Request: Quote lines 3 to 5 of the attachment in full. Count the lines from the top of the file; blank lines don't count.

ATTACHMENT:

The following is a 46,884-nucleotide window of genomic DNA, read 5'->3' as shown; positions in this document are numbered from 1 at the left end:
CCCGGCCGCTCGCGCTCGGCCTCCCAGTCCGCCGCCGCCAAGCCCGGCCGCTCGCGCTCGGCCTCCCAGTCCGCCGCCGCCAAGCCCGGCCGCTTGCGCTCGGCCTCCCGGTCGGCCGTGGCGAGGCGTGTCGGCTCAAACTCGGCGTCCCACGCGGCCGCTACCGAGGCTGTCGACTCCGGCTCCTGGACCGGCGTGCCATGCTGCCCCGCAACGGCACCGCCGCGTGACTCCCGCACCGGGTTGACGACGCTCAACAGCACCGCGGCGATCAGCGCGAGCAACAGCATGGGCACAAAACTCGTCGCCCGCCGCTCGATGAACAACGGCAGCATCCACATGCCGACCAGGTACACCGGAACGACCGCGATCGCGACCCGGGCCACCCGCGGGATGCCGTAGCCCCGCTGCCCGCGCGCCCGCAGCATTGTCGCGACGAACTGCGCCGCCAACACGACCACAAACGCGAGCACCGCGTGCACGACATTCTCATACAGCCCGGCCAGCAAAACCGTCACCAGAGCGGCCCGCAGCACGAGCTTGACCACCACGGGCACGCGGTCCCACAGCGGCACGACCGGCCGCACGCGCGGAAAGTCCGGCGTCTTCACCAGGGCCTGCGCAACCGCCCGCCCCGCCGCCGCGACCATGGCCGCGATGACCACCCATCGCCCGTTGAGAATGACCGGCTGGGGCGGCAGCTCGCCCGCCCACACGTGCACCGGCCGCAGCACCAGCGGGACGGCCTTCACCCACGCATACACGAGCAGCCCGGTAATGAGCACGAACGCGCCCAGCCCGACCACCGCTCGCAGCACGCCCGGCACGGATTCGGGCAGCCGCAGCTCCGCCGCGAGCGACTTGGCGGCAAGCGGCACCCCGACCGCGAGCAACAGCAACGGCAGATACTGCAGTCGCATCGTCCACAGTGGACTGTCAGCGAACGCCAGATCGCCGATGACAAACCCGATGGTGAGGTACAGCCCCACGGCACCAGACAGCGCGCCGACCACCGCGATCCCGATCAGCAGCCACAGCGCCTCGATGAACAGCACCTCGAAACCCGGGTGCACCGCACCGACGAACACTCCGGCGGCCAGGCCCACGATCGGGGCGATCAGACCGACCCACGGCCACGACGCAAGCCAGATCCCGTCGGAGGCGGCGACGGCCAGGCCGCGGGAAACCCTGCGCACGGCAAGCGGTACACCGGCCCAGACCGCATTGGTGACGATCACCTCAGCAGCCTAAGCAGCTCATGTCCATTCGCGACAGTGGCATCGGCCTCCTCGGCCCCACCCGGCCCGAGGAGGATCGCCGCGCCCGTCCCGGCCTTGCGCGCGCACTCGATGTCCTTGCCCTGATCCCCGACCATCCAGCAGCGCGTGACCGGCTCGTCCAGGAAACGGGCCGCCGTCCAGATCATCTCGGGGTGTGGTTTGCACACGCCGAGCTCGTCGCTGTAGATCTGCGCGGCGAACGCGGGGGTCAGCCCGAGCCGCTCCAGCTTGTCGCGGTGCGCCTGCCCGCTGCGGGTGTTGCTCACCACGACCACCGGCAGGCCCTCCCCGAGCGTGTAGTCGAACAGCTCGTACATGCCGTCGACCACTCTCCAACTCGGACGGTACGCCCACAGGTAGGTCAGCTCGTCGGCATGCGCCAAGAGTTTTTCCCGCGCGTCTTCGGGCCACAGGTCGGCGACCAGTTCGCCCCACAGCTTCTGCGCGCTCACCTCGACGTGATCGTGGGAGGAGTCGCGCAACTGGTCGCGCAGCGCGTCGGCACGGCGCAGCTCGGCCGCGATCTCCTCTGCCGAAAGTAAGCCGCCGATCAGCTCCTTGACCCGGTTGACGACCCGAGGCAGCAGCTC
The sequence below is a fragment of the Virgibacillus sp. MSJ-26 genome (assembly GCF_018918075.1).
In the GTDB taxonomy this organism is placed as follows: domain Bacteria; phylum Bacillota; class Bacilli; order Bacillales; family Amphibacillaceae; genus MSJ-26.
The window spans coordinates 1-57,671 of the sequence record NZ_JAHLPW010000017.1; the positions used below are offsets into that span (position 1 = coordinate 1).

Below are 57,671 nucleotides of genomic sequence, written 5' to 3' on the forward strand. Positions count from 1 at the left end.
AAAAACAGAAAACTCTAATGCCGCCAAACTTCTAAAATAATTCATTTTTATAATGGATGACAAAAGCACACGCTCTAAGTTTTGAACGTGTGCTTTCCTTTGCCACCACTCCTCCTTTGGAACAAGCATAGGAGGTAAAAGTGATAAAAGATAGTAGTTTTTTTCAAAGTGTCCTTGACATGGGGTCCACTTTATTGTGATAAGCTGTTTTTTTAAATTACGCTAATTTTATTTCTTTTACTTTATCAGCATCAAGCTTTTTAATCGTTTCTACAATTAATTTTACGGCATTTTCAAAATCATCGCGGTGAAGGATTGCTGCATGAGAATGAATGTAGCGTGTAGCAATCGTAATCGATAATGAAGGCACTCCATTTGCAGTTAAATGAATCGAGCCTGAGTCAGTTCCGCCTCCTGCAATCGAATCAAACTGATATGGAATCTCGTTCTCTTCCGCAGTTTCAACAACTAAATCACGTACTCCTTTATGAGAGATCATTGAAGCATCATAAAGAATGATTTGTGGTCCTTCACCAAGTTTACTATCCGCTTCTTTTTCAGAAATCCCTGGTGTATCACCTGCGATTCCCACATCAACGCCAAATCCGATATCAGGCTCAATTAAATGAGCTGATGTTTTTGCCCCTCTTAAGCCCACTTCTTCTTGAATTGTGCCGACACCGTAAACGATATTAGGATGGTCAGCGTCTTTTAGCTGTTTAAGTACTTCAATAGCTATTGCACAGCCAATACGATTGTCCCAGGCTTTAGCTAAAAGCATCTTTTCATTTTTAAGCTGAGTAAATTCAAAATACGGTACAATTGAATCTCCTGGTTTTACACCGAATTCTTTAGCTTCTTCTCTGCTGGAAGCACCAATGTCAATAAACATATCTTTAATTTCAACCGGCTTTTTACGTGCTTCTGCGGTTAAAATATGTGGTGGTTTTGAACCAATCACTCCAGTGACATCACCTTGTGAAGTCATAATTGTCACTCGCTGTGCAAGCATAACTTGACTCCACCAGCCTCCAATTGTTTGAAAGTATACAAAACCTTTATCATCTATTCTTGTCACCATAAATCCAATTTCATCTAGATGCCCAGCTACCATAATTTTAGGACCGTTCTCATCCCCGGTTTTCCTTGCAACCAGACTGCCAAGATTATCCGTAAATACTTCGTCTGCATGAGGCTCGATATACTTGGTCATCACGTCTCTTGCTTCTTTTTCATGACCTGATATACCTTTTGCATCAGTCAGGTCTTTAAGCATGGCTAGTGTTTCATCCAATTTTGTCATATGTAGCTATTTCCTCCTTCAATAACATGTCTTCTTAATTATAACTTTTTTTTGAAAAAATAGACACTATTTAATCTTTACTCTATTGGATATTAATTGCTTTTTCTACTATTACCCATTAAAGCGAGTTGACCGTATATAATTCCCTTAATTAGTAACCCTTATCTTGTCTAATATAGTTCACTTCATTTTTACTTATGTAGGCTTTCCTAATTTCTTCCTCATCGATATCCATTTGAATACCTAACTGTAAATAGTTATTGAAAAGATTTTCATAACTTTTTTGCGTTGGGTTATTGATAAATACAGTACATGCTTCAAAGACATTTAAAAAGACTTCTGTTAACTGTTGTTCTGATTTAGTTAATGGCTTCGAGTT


The sequence below is a fragment of the Virgibacillus sp. MSJ-26 genome (assembly GCF_018918075.1).
In the GTDB taxonomy this organism is placed as follows: domain Bacteria; phylum Bacillota; class Bacilli; order Bacillales; family Amphibacillaceae; genus MSJ-26.
The window spans coordinates 1-57,671 of the sequence record NZ_JAHLPW010000017.1; the positions used below are offsets into that span (position 1 = coordinate 1).